Aereo Publicly Performs and Infringes Copyrighted Works

Aereo’s network receives broadcast television programming through thousands of dime-sized antennas. Aereo makes that programming available to subscribers by streaming the programming over the Internet.  Each subscriber is assigned a dedicated antenna that is not available to any other subscriber for the duration of the selected program.  A personal copy of the selected program is made for each subscriber.  Only the subscriber can access her personal copy.  When the broadcast companies sued Aereo for copyright infringement, the district court denied the broadcasters’ motion for a preliminary injunction.  The Second Circuit affirmed, ruling that Aereo does not publicly perform the transmitted works because the stream to the subscriber is a private transmission.  Read more about the Second Circuit’s decision in my post Unauthorized Streaming of Television Broadcasts Not Infringing.

Copyright owners have the exclusive right to publicly perform the works that they own.  The U.S. Supreme Court majority saw this case as reducing down to two questions:  “First, in operating in the manner described above, does Aereo ‘perform’ at all? And second, if so, does Aereo do so ‘publicly’?” (Opinion pdf page 8).  The Court ruled that Aereo’s activities are both a performance and a public performance.  Aereo infringes by violating the copyright owners’ exclusive right of public performance.

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Unauthorized Streaming of Television Broadcasts Not Infringing

Aereo, Inc., charges a monthly fee for subscribers to watch broadcast television programs over the Internet.  Aereo’s service is currently available only in New York City.  Aereo picks up the broadcast signals using thousands of small antennas, each about the size of a dime.  Aereo assigns an antenna to an individual user, so that only one user uses a particular antenna at a time.  Users can record a program and/or watch the program, which is delayed just a few seconds compared to the broadcast.  A user’s individual directory is created on a hard drive at Aereo’s facility using the signal received through the antenna assigned to that user.  Each user views her individual copy of a program.  Copies created at the request of one user cannot be shared with other users.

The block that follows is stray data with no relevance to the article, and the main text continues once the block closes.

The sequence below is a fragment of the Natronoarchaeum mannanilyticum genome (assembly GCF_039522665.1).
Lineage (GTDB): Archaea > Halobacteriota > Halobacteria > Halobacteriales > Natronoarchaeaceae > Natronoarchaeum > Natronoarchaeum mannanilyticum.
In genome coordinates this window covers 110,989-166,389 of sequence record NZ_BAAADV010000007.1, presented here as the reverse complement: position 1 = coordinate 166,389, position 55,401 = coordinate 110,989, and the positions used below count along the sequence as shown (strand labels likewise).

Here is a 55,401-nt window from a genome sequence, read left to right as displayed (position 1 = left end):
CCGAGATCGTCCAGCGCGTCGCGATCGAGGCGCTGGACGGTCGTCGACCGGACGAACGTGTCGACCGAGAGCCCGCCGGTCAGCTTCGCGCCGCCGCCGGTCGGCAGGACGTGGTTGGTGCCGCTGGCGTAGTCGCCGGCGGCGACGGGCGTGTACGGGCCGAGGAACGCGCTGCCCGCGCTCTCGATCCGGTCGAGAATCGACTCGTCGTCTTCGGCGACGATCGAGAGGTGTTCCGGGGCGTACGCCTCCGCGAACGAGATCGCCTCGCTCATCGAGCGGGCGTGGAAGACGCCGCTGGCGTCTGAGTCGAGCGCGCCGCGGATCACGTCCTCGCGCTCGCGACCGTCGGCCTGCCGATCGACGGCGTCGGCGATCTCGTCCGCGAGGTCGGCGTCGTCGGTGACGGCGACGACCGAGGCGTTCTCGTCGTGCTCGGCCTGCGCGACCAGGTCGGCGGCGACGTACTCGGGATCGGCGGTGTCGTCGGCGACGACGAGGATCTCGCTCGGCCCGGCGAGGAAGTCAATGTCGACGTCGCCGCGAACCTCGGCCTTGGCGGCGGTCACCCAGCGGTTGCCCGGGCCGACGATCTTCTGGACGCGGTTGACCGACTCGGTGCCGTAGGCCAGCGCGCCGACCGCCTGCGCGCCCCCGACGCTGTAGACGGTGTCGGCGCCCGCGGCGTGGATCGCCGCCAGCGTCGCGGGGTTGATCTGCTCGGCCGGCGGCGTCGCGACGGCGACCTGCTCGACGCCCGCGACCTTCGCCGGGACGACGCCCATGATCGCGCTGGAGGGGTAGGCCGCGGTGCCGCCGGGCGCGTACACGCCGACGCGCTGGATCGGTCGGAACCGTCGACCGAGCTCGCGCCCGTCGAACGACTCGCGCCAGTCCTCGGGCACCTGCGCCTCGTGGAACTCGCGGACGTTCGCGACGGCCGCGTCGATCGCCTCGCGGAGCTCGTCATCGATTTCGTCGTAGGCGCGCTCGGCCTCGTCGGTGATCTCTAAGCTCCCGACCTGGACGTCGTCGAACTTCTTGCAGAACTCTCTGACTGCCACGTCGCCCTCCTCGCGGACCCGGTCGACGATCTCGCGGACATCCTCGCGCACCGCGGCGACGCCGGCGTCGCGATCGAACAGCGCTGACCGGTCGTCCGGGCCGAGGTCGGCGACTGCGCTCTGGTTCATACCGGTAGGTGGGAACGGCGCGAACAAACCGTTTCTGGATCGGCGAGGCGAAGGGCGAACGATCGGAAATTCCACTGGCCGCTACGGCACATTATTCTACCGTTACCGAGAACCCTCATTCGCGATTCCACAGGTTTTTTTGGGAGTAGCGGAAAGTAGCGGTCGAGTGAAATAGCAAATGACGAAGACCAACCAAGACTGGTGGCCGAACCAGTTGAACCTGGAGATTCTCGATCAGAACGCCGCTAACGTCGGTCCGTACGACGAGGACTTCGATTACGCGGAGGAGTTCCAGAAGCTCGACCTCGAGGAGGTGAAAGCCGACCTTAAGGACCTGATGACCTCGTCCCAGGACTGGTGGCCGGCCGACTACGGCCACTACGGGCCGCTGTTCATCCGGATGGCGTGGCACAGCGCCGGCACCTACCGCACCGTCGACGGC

The owners of copyrights for programs broadcast on network television sued Aereo for copyright infringement, alleging infringement of their right of public performance.  The copyright owners sought a preliminary injunction against Aereo.  The district court denied the motion, ruling that the Second Circuit’s opinion in Cartoon Network LP, LLLP v. CSC Holdings, Inc., (Cablevision) precluded a ruling in favor of the copyright owners.  The copyright owners appealed the denial of the preliminary injunction to the Second Circuit.  The Second Circuit affirmed the district court’s decision and agreed that Cablevision’s ruling controls in this case.  “Aereo’s transmissions are not public performances.”  (Opinion pdf page 33).  Infringement of the copyright owners’ other exclusive rights, such as reproduction and distribution, was not before the court because the copyright owners based their motion for a preliminary injunction on only the public performance right.

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